Butterfly Rose

butterfly rose (Rosa chinensis 'Mutabilis') photo by John Shortland

butterfly rose (Rosa chinensis ‘Mutabilis’) photo by John Shortland

Multicolored roses and tree problems are the subjects of this month’s letters.
Q: “A few weeks ago you mentioned a rose bush that had multiple colors. Could you please tell me the name of it and where I can purchase it? I live in the West San Fernando Valley.”
– Dan
A: The rose you are referring to is Rosa mutabilis, a China rose commonly known as the butterfly rose or “Tipo Ideale.” Its flowers appear in orange, magenta and pink. It is fairly common in the nursery trade. You should be able to special order it from one or more of the following nurseries in your area: West Valley Nursery, (818) 342-2623; Treeland, (818) 883-1222; Green Arrow, (818) 782-8110; or Sperling (818) 591-9111.
There are a significant number of multicolored roses. Two miniature roses in this category that come to mind are “Hot Tamale,” whose colors are remarkably similar to those of Rosa mutabilis, and “Rainbow’s End,” whose flowers open yellow and turn orange or red. For the uninitiated, miniature roses generally grow no more than 1 1/2 to 2 feet tall. “Judy Garland” is a floribunda rose that grows to a height of about 3 feet and whose blooms are combinations of yellow, orange and scarlet. All of these multicolored roses are notable for their prolific blooming habits and disease resistance. It makes sense to consider these and other long-blooming, pest-free roses as alternatives to more predictable ornamentals such as the currently blooming India hawthorn (Rhaphiolepis species), whose flowering is confined to the cooler months.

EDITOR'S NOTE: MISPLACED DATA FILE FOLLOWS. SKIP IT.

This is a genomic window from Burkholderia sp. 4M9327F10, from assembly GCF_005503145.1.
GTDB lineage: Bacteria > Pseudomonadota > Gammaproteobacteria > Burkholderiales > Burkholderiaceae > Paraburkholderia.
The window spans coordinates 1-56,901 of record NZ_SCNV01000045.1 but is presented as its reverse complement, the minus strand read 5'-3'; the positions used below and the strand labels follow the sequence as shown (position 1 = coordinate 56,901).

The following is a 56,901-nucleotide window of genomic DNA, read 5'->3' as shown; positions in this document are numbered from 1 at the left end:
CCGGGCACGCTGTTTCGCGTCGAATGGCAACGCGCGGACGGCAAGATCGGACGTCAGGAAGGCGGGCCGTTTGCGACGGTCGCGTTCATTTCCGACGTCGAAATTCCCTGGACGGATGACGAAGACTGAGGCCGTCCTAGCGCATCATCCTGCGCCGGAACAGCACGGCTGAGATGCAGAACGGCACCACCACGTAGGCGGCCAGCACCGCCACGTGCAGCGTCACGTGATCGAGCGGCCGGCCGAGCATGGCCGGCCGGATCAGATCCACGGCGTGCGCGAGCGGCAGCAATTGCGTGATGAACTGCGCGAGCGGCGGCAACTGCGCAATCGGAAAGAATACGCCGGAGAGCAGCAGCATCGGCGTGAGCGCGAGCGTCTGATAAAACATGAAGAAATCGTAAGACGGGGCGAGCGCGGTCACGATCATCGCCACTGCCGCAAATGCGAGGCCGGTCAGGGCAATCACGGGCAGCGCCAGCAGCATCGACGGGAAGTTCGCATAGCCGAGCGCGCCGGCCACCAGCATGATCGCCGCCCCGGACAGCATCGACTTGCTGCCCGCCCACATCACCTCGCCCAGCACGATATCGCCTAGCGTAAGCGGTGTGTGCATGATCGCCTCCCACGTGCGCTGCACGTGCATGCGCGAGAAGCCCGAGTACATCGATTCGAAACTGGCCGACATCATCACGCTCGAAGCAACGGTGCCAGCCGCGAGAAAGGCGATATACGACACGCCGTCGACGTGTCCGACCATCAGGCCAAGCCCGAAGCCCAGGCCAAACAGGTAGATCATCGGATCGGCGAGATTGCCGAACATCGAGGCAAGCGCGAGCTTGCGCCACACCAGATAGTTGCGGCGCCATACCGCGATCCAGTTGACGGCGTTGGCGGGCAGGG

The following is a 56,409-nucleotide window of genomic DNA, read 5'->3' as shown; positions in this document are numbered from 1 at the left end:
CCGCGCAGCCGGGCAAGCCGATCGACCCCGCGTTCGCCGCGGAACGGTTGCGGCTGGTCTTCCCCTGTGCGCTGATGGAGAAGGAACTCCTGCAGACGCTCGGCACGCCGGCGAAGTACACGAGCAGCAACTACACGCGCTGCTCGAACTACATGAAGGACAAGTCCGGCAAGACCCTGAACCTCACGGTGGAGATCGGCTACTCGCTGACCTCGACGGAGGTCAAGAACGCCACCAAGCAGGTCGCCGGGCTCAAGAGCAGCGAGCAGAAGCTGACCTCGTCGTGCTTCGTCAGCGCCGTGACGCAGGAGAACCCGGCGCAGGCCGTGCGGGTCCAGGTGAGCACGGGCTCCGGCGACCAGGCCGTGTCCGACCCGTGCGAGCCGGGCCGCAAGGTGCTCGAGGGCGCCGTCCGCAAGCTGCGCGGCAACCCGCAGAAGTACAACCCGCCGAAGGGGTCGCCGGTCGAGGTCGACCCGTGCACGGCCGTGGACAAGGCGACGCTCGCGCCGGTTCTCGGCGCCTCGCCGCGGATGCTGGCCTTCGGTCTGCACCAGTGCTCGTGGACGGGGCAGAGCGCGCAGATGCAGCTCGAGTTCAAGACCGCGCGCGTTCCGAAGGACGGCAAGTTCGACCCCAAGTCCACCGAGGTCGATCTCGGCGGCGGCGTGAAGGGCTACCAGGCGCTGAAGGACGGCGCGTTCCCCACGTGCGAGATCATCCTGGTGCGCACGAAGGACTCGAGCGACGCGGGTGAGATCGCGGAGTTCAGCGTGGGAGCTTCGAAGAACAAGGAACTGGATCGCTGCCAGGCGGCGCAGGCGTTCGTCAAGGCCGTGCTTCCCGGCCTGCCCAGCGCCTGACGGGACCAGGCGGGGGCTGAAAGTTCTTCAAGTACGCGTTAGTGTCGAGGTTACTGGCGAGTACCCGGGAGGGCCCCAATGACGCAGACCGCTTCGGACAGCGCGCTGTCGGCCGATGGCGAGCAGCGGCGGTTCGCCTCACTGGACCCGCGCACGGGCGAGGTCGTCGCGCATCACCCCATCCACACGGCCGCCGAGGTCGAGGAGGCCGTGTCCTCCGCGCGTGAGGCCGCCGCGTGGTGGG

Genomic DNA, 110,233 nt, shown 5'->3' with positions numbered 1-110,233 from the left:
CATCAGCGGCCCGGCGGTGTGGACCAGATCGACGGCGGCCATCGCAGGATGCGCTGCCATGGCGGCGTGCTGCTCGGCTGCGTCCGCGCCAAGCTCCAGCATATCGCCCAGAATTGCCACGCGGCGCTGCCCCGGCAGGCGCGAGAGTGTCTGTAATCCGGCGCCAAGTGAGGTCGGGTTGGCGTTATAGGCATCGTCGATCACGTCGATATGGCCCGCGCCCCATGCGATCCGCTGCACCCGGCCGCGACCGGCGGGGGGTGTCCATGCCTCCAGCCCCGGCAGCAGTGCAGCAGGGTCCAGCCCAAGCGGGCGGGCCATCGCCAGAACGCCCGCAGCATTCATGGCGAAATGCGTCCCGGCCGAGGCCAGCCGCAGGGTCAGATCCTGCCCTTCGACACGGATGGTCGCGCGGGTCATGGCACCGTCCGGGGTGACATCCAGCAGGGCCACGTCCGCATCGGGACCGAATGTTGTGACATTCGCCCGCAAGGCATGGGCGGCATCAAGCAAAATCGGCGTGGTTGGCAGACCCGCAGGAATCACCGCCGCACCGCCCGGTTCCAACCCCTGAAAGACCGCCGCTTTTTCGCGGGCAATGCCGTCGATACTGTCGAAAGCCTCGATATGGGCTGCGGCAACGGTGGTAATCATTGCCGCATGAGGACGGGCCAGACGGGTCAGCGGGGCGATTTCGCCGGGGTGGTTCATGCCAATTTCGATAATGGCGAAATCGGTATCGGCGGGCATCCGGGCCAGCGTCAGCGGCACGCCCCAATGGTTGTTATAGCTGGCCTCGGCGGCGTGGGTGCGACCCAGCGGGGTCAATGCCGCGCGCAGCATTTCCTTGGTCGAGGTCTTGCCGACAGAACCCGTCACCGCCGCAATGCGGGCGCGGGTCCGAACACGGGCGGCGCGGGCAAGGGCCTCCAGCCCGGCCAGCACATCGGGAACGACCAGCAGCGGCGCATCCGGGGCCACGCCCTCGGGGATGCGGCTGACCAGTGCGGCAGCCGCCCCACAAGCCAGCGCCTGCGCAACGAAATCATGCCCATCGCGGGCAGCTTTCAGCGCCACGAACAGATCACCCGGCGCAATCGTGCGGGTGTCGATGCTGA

Q: “We have an apricot and a mulberry tree that are both more than 30 years old. The apricot, although still a good fruit producer, appears to have something like a termite. Some of its branches are rotten although no sign of active infestation is present. The mulberry branches have also suffered damage, apparently from borers. At ground level, the mulberry tree has formed what looks like scar tissue on its trunk. We also have a 4-year-old bougainvillea that has some kind of boring beetle that makes a hole, goes about another three inches, and makes another hole. Can you give us some information about these conditions?”
– George Fodrea, Reseda
A: Termites frequently target fruit trees such as apricot, peach, nectarine and plum. None of these trees is long-lived and you should be content with 20 or 25 productive years from any of them. After such time has elapsed, these trees typically go into decline and become susceptible to bacterial canker disease and termites.
Curiously, one half of a tree can be practically dead as the result of termite damage while the other half continues to bear fruit. Your inability to see the termites at work does not mean they have absconded from the tree. They typically come out of their living quarters on sunny days following the first autumn rain, so be on the lookout for them at that time of year. Scar tissue on the trunk of any tree at ground level is nearly always the result of weedeater (power string trimmer) damage. The rapidly whirling plastic string of this infernal machine is used to trim away grass that grows up against tree trunks. Every year, thousands of trees in Los Angeles are lethally affected by plastic weedeater string cutting into their cambium, a thin layer of cells from which all water- and mineral-conducting plant tissues originate.
The fact that your mulberry has borers is a secondary problem that results from your tree being in a weakened condition, whatever the cause of that weakened condition might be.
As for your bougainvillea, I would enlist the help of our readers in deciphering its problem. The only pests I have noticed on Valley bougainvilleas are mites.

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